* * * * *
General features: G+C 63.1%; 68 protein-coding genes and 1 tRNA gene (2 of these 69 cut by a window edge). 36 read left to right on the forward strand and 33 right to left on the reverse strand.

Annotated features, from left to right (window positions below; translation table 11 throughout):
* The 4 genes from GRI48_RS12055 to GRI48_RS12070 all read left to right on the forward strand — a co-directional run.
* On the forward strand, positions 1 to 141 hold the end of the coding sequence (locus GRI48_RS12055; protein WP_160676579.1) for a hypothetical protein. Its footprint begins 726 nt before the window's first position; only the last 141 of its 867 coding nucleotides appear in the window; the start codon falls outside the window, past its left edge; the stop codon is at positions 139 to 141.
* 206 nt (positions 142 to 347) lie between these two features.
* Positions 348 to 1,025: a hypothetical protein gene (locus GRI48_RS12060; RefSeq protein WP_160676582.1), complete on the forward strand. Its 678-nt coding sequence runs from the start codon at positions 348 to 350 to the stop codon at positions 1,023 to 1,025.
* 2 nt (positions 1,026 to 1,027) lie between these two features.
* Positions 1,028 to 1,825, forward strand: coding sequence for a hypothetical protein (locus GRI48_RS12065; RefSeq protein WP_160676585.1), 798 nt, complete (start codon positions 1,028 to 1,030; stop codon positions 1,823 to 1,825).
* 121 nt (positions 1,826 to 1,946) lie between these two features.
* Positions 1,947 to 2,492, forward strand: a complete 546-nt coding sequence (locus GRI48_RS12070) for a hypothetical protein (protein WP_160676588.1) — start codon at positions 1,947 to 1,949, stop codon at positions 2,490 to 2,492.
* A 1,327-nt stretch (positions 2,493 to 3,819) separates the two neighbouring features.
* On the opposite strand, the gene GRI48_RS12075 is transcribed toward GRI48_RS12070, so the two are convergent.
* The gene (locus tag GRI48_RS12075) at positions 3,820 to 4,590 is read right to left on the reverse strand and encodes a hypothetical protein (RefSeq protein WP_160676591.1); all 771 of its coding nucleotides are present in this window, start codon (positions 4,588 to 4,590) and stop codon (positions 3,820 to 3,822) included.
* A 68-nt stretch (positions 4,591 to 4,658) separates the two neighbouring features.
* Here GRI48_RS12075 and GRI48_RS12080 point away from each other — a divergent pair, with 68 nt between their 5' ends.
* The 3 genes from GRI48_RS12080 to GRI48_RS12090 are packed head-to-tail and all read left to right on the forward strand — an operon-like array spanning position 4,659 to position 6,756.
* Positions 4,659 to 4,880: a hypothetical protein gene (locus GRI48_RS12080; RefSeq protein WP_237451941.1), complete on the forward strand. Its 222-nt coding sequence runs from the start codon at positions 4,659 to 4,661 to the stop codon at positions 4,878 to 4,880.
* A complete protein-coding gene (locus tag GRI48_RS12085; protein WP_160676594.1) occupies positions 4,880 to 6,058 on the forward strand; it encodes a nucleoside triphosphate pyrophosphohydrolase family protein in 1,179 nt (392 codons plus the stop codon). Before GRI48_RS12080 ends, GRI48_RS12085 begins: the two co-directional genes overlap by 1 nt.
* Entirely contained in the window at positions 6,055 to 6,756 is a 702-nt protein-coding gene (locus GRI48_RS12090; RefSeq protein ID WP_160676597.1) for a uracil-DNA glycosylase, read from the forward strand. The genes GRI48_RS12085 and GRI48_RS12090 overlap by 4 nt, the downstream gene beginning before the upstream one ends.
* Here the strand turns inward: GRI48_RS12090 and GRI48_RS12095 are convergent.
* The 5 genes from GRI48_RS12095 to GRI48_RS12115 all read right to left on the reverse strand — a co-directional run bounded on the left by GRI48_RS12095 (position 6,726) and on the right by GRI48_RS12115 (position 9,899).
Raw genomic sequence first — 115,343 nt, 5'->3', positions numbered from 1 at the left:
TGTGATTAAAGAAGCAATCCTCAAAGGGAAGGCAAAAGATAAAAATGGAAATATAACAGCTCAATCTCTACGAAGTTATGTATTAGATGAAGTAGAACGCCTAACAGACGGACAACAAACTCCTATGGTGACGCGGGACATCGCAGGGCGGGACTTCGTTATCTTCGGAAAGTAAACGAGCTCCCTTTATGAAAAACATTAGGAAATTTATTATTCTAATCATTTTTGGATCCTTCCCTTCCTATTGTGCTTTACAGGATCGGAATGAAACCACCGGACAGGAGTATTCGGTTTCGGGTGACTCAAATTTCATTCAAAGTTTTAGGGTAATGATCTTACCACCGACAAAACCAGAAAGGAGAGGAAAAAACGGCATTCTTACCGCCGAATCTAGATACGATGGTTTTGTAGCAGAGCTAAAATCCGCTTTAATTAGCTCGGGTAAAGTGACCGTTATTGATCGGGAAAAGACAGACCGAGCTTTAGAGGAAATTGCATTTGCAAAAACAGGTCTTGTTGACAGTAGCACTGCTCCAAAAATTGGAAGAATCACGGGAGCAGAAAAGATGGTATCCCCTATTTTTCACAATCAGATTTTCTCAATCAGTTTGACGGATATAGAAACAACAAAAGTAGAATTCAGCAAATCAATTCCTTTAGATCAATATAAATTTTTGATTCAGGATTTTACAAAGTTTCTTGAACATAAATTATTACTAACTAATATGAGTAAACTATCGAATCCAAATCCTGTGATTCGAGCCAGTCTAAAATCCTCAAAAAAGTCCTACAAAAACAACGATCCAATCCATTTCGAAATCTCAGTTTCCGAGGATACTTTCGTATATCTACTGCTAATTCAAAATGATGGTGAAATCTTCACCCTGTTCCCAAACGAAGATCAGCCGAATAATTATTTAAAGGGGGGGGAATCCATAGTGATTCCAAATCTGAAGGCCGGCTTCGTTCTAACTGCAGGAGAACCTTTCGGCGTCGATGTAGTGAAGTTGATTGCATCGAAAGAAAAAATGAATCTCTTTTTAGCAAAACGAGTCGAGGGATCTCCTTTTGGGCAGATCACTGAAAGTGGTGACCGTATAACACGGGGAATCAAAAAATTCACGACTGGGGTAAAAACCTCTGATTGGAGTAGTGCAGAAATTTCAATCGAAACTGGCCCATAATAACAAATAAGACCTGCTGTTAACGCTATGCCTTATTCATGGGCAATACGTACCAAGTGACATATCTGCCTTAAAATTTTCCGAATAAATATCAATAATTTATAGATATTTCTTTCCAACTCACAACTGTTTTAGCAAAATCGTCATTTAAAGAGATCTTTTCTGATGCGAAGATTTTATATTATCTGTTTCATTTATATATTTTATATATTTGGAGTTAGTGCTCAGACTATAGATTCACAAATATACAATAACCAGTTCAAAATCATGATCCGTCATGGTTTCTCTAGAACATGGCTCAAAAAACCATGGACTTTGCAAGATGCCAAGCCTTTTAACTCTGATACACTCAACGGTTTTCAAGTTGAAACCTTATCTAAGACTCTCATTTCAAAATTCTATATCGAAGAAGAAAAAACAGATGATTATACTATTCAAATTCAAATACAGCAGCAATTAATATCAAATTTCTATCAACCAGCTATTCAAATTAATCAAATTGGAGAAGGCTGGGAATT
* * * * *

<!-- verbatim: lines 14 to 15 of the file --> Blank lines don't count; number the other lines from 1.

* A 68-nt stretch (positions 4,591 to 4,658) separates the two neighbouring features.
* Here GRI48_RS12075 and GRI48_RS12080 point away from each other — a divergent pair, with 68 nt between their 5' ends.